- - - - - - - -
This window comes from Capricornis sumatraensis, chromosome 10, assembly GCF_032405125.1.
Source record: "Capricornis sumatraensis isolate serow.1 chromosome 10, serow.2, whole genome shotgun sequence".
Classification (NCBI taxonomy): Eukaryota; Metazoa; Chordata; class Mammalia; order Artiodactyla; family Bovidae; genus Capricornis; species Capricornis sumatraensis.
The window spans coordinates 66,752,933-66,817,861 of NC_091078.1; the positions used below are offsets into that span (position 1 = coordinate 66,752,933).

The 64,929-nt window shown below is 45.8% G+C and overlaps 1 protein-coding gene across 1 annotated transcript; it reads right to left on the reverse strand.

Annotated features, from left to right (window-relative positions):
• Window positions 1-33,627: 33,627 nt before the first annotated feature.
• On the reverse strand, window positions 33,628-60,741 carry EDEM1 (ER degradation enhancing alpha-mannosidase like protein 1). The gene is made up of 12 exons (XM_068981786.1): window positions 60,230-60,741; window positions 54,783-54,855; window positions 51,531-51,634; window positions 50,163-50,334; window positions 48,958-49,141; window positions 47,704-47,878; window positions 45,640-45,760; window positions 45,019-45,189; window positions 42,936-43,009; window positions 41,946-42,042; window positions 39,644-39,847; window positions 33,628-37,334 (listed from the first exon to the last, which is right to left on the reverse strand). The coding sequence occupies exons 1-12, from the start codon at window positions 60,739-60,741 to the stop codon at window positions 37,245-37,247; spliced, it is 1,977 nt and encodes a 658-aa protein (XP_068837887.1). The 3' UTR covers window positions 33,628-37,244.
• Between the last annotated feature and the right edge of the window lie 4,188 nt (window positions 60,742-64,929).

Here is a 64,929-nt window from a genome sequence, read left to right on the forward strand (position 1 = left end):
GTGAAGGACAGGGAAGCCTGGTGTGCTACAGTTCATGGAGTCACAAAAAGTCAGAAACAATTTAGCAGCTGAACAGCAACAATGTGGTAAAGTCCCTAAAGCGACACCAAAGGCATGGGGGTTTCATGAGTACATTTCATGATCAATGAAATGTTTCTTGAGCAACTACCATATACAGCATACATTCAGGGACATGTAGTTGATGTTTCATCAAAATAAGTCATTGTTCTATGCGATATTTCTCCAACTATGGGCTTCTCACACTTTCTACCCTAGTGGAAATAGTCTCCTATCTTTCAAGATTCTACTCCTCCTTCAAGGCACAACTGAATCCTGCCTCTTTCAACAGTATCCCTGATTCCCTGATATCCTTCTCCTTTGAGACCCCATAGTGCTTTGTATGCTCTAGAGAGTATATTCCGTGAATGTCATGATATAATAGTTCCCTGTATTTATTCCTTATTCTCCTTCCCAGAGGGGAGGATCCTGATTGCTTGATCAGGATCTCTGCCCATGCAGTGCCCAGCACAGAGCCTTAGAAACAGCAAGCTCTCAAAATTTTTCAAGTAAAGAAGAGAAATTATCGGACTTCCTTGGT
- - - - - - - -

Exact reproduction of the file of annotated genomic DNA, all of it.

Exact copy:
This window comes from Capricornis sumatraensis, chromosome 10, assembly GCF_032405125.1.
Source record: "Capricornis sumatraensis isolate serow.1 chromosome 10, serow.2, whole genome shotgun sequence".
Classification (NCBI taxonomy): Eukaryota; Metazoa; Chordata; class Mammalia; order Artiodactyla; family Bovidae; genus Capricornis; species Capricornis sumatraensis.
The window spans coordinates 66,752,933-66,817,861 of NC_091078.1; the positions used below are offsets into that span (position 1 = coordinate 66,752,933).

The 64,929-nt window shown below is 45.8% G+C and overlaps 1 protein-coding gene across 1 annotated transcript; it reads right to left on the reverse strand.

Annotated features, from left to right (window-relative positions):
• Window positions 1-33,627: 33,627 nt before the first annotated feature.
• On the reverse strand, window positions 33,628-60,741 carry EDEM1 (ER degradation enhancing alpha-mannosidase like protein 1). The gene is made up of 12 exons (XM_068981786.1): window positions 60,230-60,741; window positions 54,783-54,855; window positions 51,531-51,634; window positions 50,163-50,334; window positions 48,958-49,141; window positions 47,704-47,878; window positions 45,640-45,760; window positions 45,019-45,189; window positions 42,936-43,009; window positions 41,946-42,042; window positions 39,644-39,847; window positions 33,628-37,334 (listed from the first exon to the last, which is right to left on the reverse strand). The coding sequence occupies exons 1-12, from the start codon at window positions 60,739-60,741 to the stop codon at window positions 37,245-37,247; spliced, it is 1,977 nt and encodes a 658-aa protein (XP_068837887.1). The 3' UTR covers window positions 33,628-37,244.
• Between the last annotated feature and the right edge of the window lie 4,188 nt (window positions 60,742-64,929).

Here is a 64,929-nt window from a genome sequence, read left to right on the forward strand (position 1 = left end):
GTGAAGGACAGGGAAGCCTGGTGTGCTACAGTTCATGGAGTCACAAAAAGTCAGAAACAATTTAGCAGCTGAACAGCAACAATGTGGTAAAGTCCCTAAAGCGACACCAAAGGCATGGGGGTTTCATGAGTACATTTCATGATCAATGAAATGTTTCTTGAGCAACTACCATATACAGCATACATTCAGGGACATGTAGTTGATGTTTCATCAAAATAAGTCATTGTTCTATGCGATATTTCTCCAACTATGGGCTTCTCACACTTTCTACCCTAGTGGAAATAGTCTCCTATCTTTCAAGATTCTACTCCTCCTTCAAGGCACAACTGAATCCTGCCTCTTTCAACAGTATCCCTGATTCCCTGATATCCTTCTCCTTTGAGACCCCATAGTGCTTTGTATGCTCTAGAGAGTATATTCCGTGAATGTCATGATATAATAGTTCCCTGTATTTATTCCTTATTCTCCTTCCCAGAGGGGAGGATCCTGATTGCTTGATCAGGATCTCTGCCCATGCAGTGCCCAGCACAGAGCCTTAGAAACAGCAAGCTCTCAAAATTTTTCAAGTAAAGAAGAGAAATTATCGGACTTCCTTGGT